The real kicker, adds David Rosenberg, chief economist and strategist at Gluskin Sheff, was a 0.2% shrinkage in the average workweek to a 14-month low of 34.4 hours in November from 34.5 hours the previous month. That doesn’t sound like much, but it’s the equivalent of 370,000 people getting laid off, he writes.

The rise of part-timers is paralleled by the upturn in initial unemployment claims, adds Steven Blitz, chief U.S. economist at TS Lombard. Those data don’t jibe with the “universal mind-set of too many job openings and not enough qualified applicants,” he adds in a client note.

The government data are also at odds with the rise in layoff announcements at big companies, highlighted by the planned shuttering of plants by General Motors (ticker: GM), as Danielle DiMartino Booth writes in her Daily Quill report. She was among the first to point out the rise in jobless claims, whose four-week moving average is the highest since mid-April (though still a low 231,000).

Meanwhile, layoff notices, as compiled by Challenger Gray & Christmas, total 495,000 so far this year, up 28% from the comparable period a year earlier, and the highest 11-month total since 2015, when there were 475,000 job cuts. Challenger’s data show that corporate cost-cutting spiked to a 12-month high, which is de facto deflationary, Booth contends.

All of which bolsters the likelihood that the Fed will go slow on rate hikes in the new year. “One and done” has become the new mantra in the markets. That was reflected in massive short-covering in the Eurodollar futures market on Thursday, as indicated by a huge decline in open interest (the number of open contracts, according to a note to clients from Chicago futures brokers R.J. O’Brien). In other words, futures traders were closing out bets for more rate hikes in 2019.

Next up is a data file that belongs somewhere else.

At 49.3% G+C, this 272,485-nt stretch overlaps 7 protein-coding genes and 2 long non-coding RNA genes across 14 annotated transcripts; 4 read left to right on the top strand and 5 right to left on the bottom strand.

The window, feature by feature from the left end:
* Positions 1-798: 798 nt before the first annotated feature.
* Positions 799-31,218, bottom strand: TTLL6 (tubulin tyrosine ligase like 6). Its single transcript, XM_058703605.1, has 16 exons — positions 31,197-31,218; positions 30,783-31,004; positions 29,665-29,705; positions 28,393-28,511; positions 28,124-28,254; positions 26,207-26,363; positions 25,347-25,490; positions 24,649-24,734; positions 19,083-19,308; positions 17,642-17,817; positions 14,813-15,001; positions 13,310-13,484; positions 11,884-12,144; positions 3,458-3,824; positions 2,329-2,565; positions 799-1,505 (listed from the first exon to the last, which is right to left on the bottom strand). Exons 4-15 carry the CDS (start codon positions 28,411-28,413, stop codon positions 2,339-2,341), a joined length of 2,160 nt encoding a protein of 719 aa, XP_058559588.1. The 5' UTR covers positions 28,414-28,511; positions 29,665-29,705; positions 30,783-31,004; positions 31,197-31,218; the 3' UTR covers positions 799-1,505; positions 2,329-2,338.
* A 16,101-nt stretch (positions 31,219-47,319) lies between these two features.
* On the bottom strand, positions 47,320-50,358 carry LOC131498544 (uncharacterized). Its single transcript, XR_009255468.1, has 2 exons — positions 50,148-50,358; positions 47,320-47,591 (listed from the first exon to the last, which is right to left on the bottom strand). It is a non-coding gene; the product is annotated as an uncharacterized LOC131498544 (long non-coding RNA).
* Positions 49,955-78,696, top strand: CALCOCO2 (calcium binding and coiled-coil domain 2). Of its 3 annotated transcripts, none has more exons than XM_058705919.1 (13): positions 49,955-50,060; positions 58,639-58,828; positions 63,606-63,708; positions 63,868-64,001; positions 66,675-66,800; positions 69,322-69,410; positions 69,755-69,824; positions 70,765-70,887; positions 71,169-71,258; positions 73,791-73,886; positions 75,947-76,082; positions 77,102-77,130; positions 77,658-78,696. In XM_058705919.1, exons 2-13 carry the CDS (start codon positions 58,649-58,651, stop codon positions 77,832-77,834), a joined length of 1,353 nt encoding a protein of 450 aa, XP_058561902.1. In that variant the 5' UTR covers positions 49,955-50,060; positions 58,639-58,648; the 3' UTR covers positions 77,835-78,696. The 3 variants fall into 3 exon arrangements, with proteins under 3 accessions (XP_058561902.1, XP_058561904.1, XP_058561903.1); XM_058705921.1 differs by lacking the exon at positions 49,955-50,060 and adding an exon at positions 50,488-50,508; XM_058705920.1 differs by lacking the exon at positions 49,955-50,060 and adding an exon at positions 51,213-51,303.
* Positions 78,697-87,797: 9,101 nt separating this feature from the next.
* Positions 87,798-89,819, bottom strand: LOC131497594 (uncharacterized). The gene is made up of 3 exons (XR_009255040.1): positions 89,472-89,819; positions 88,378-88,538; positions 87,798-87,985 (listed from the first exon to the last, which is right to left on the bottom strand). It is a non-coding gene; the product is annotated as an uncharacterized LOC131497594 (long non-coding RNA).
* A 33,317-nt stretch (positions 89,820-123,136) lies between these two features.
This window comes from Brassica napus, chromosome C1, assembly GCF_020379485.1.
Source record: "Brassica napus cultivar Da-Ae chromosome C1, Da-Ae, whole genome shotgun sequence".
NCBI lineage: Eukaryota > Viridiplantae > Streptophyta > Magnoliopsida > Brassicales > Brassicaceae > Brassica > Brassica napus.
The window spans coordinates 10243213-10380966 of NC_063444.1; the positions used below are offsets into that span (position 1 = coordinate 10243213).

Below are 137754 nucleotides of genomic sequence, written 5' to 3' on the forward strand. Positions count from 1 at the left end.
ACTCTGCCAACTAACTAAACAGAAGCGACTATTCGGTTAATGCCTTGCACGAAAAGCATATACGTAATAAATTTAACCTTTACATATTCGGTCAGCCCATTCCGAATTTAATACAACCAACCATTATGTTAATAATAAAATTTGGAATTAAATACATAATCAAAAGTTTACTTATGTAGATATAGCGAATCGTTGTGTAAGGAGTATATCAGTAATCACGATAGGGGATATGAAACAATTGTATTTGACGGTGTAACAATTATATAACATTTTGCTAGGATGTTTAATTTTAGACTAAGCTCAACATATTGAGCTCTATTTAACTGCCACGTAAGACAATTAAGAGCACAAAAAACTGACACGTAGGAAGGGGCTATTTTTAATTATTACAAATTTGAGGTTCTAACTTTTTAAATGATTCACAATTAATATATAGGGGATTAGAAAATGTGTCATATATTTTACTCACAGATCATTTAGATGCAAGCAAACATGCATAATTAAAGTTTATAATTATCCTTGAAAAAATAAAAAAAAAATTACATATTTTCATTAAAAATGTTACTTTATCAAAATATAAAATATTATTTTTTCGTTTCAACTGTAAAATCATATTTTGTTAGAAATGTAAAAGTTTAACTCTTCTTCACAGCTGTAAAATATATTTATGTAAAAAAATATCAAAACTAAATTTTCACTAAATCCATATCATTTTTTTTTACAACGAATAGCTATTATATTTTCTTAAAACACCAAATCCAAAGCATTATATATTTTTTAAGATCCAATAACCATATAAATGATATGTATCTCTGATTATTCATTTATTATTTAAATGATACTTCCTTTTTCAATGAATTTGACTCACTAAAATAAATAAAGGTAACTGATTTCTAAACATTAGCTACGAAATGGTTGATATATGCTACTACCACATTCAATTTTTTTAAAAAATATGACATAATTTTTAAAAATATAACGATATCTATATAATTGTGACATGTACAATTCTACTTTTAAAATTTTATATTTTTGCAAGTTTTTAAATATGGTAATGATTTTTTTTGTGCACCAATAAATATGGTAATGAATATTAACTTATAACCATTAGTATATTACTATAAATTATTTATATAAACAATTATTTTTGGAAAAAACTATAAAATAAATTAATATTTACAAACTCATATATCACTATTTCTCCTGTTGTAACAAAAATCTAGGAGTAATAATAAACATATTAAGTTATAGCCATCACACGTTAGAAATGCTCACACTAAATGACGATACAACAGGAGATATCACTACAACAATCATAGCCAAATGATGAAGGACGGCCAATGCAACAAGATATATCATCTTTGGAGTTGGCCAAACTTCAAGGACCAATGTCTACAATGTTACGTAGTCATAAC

It remains to be seen if "one and done" is the Fed's new mantra but if you ask me, the damage is already done.

Importantly, forget the circus show in Washington, Brexit, Frexit, trade tensions, the cumulative effect of soon to be nine rate hikes are starting to bite the economy. You see it in housing, the auto sector and other interest rate sensitive sectors.

From a macro perspective, even if the Fed pauses here, the damage is done. The US economy is slowing, the US dollar will stop surging higher in Q1 of next year, and the big wild card is what happens in the rest of the world.

If the Fed pauses, you would expect emerging markets to take off, global growth to pick up, oil and commodity prices to start bolstering and heading higher. This will benefit commodity currencies like the Aussie, loonie and kiwi.

But if global growth doesn't pick up, then 2019 will be the year of a synchronized global downturn, risk assets will languish, and US bonds will outperform all other major asset classes (click on image):

You'll notice that US long bonds (TLT) are doing well recently which is exactly what you'd expect when the market is selling off.

It's too soon to tell whether or not this trend continues into the new year. There are a lot of moving parts to the market and economy, a lot of risks in the background.

And they're not all financial risks. What if Trump is impeached next year? You will see the US dollar and stock market sell off hard and bonds take off.

Right now, all this uncertainty over the Fed, China, Brexit, Trump, is causing many investors to back off, stop buying the dips and start selling the rips to raise cash.

In fact, Zero Hedge had a comment today that one theory behind who's behind the "sell the rip" in the market is global pension funds are selling stocks to invest in bonds and raise cash.